I GLASGOW GREEN (031 556 1212) Fleadh. 5 Jun. I GLASGOW PAVILION (332 1846) Saxon. 14 Jun; ELO Part 11. 7 Jul; Errol Brown. 19 Sept.
I EDINBURGH MEADDWBANK (557 6969) Prince. 29 Jul.
I EDINBURGH PLAYHOUSE (557 2590) Brian May. 4 Jun.
I EDINBURGH OUEEN’S HALL (668 2019) Maria McKee. 4 Jun; Indigo Girls. 30 Jul.
I EDINBURGH USHER RALL(228 1155) Little Angels. 6 Jul.
I GLASGOW CONCERT HALL (227 551 1) Oscar PV:V.son. 3 Jul; Nina
AVERAGE WHITE BAND Queen’s ilall, Edinburgh, 17 May. As I was somewhere between nappies and Primary line when AWE were at their zenith, I had to ‘research’ this concert by unearthing two dodgy AWB 1 albums from my older sister’s even : dodgier record collection. After 1 l
listening to such wonderful funk and laughing at the ridiculous hairstyles on the sleeve, it seemed sad that such a classic combo should be reduced to 1 playing a small town hall in Edinburgh;| still, it beats Swingin’ 70s weekends at Butlin’s.
Sympathy turned to disappointment as i realised that of the six AWB members who started out many moons ago, only two are left. It was an even bigger disappointment to discover that, of the duo that remained, Onnie Mclntyre was from Glasgow and Alan Gorrie from Perth. The main reason I came tonight was because I felt compelled to pay homage to some of
Ross and Liz McGolgan to choose from, to say I felt robbed is an understatement.
I wasn’t much more impressed with the first 50 minutes. It was all too pleasant. While the cappuccino warmth that they purveyed suited the candle-lit abnosphere, it wasn’t what I or the groove-disciples wanted. Suffice to say somebody must have put something in their half-time pint,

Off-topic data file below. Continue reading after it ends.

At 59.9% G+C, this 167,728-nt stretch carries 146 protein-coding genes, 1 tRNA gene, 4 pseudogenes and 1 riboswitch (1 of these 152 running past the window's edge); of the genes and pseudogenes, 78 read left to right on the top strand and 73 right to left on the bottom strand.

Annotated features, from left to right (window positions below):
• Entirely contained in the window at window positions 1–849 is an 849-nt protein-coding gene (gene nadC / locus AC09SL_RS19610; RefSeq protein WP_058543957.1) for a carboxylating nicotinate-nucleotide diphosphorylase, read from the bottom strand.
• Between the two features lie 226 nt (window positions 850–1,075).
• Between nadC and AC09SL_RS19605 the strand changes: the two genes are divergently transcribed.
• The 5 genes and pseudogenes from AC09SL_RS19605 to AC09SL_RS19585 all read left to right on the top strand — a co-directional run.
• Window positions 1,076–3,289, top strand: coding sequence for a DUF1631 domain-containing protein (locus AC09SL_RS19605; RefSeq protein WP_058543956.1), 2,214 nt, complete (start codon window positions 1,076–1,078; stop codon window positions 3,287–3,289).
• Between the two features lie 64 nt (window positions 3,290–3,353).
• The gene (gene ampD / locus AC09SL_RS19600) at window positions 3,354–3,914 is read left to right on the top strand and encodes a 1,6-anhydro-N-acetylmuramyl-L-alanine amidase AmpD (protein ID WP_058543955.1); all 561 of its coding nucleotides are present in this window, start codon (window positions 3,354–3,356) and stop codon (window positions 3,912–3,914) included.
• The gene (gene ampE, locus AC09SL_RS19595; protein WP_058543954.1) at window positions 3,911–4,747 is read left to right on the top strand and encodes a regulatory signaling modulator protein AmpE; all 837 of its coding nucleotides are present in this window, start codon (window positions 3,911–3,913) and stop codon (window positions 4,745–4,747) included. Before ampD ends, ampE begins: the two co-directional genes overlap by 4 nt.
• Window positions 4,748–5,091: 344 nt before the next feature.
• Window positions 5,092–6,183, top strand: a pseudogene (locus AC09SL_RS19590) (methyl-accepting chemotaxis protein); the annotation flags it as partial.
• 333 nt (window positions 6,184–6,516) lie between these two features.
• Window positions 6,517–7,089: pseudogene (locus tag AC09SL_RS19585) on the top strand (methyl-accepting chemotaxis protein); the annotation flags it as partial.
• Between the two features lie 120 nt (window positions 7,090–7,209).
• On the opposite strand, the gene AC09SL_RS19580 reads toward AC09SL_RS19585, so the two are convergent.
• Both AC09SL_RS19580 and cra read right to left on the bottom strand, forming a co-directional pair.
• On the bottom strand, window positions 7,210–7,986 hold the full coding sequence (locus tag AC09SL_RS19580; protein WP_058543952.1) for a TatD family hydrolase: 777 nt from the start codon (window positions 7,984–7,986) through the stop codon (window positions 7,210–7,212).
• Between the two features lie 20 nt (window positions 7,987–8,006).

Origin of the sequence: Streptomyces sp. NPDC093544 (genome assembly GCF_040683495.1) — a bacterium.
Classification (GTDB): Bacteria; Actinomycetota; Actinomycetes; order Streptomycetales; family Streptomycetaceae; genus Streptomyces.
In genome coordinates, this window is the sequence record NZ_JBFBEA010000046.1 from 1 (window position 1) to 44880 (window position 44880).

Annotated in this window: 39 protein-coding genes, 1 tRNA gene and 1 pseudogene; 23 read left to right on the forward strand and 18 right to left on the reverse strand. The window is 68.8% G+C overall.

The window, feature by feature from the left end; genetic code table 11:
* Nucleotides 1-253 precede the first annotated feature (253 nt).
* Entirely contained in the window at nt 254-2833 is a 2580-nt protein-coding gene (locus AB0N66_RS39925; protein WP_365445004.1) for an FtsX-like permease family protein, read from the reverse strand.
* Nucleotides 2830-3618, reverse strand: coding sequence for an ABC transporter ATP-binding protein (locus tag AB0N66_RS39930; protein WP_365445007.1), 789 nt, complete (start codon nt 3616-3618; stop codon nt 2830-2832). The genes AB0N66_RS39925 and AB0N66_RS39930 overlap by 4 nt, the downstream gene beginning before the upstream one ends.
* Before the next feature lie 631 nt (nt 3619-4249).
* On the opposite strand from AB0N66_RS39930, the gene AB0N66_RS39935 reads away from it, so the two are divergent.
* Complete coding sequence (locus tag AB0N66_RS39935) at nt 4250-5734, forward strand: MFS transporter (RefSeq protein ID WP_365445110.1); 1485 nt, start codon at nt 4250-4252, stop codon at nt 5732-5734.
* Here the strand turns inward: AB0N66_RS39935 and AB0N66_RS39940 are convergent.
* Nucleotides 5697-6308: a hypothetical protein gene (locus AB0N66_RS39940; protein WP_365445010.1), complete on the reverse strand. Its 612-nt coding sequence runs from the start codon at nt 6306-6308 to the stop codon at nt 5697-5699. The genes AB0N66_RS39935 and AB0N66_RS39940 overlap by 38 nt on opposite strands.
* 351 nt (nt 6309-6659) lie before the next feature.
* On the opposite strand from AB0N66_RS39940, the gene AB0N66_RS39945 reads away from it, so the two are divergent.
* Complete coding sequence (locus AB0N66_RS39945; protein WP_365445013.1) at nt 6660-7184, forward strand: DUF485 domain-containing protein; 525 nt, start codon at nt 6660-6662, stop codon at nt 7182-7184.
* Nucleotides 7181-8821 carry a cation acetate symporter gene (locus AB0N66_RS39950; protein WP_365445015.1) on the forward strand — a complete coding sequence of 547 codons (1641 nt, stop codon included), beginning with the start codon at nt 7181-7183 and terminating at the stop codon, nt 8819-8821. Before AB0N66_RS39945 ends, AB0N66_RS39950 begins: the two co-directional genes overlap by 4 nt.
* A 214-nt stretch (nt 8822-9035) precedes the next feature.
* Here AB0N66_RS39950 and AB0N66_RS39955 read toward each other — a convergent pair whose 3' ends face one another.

because the next 50 minutes was
bloody marvellous. They put the funk back in it with gusto. The elasticity of youth emerged as elements of the audience got up and strutted their funky gibbon stuff.
If not strictly ballroom it was an eduction in damned fine musical professionalism. They fed off each other, jammed, laughed, hit those harmonies and played supremely throughout. The encore was a fifteen- minute rendition of one of the greatest pieces of music ever written. “Pick Up The Pieces’ was worth the admission money alone. The place was heavin’, with the Average’s getting and
deserving their standing ovation. They -.
left safe in the notion that funk’s not dead and Butlin’s is a million miles away frae the Queen’s llall. (Philip Dorward)
Simone. 7 Jul; BB. King. 8 Jul; Tony Bennett. 9 Jul; Stephane Grappelli. 10 Jul; Bilk & Ball. 12 Oct; Syd Lawrence Orchestra. 30 Oct; Glenn Miller Orchestra. 18 Nov.
I GLASGOW FRUITMARKET (GIJF) (227 5511) Jools Holland Big Band. 1 Jul; Stan Tracey Octet. 2 Jul; Jack Bruce. 2 Jul; David Murray Tn'o. 3 Jul; Joe Pass & Martin Taylor. 3 Jul; Don Pullen. 3 Jul; Tommy Smith & SYJO. 4 Jul; Tommy Smith & John Taylor. 5 Jul; Ahmad Jamal. 6 Jul; Brecker Brothers. 7 Jul; Carol Kidd. 8 Jul; Art Ensemble of Chicago. 9 Jul; Django Bates and Joanna MacGregor. 10 Jul; Herrneto Pascoal. 9—10 Jul. GlJF info from 041 552 3572.
I EDINBURGH OUEEN’S HALL (668 2019) Carla Bley. 30 Jun; Georgie Fame. 8 Jul.
I EDINBURGH USHER HALL(228 1155) incantation. 20 Jun; Clannad. 22 Jun.
I GLASGOW CONCERT HALL (227 5511) Tom Paxton. 3 Oct.
I GLASGOW CONCERT HALL (227 5511) Pasadena Roof Orchestra. 27 Aug: Rebecca Storm. 17 Oct; Dominic Kirwan. 4 Nov; Tammy Wynette. 7 Nov; Patsy Cline Tribute. 28—29 Nov.
I GLASGOW SECC (031 557 6969) Johnny Mathis. 26 Sept.
I GLASGOW CONCERT HALL (227 5511) RSNO Proms. 11—12. 15—19. 22—26 Jun.
I GLASGOW RSAMD (332 5057) Jun Cham Orch. 5 Jun; Glas Cham Orch. 6 Jun; Chamber Group of Scotland. 13 Jun; Zoe Alambicum. 19 Jun; St Mary's Concert. 20 Jun; Jun Orch. 26 Jun; Magic Flute. 28 Jun—l Jul.
I EDINBURGH QUEEN’S HALL (668 2019) Edin Light Orch. 5 Jun; RSAMD Recital. 9 Jun; Lothian Schools. 12—13. 15 Jun; Chamber Group of Scotland. 14 Jun; St Mary‘s. 16 Jun; Haddo House Choral. 19 Jun; Napier Bands. 25 Jun; Come and Sing. 26 Jun; Philomusica. 27 Jun; Scottish Ensemble. 9 Jun. I EDINBURGH USHER HALL (228 1155) RSNO Proms. 4—5 Jun.
I EDINBURGH INTERNATIONAL FESTIVAL 15 Aug—4 Sept.
= Programme anti tickets
from EIF Box Ofﬁce. 21 Market Street. Edinburgh EH1 lBW (031 225 5756).
I SUBSCRIPTION SEASONS Programme details and tickets for RSNO. SCO. BBC 850. and CGPO concerts are available from Ticketcentre. Glasgow (227 5511); Usher Hall. Edinburgh (228 1155); Queen's Hall. Edinburgh (668 2019). Tickets for Scottish Opera from Theatre Royal. Glasgow (332 9000); King‘s Theatre. Edinburgh (229 1201).
SD The List 21 May—3 June 1993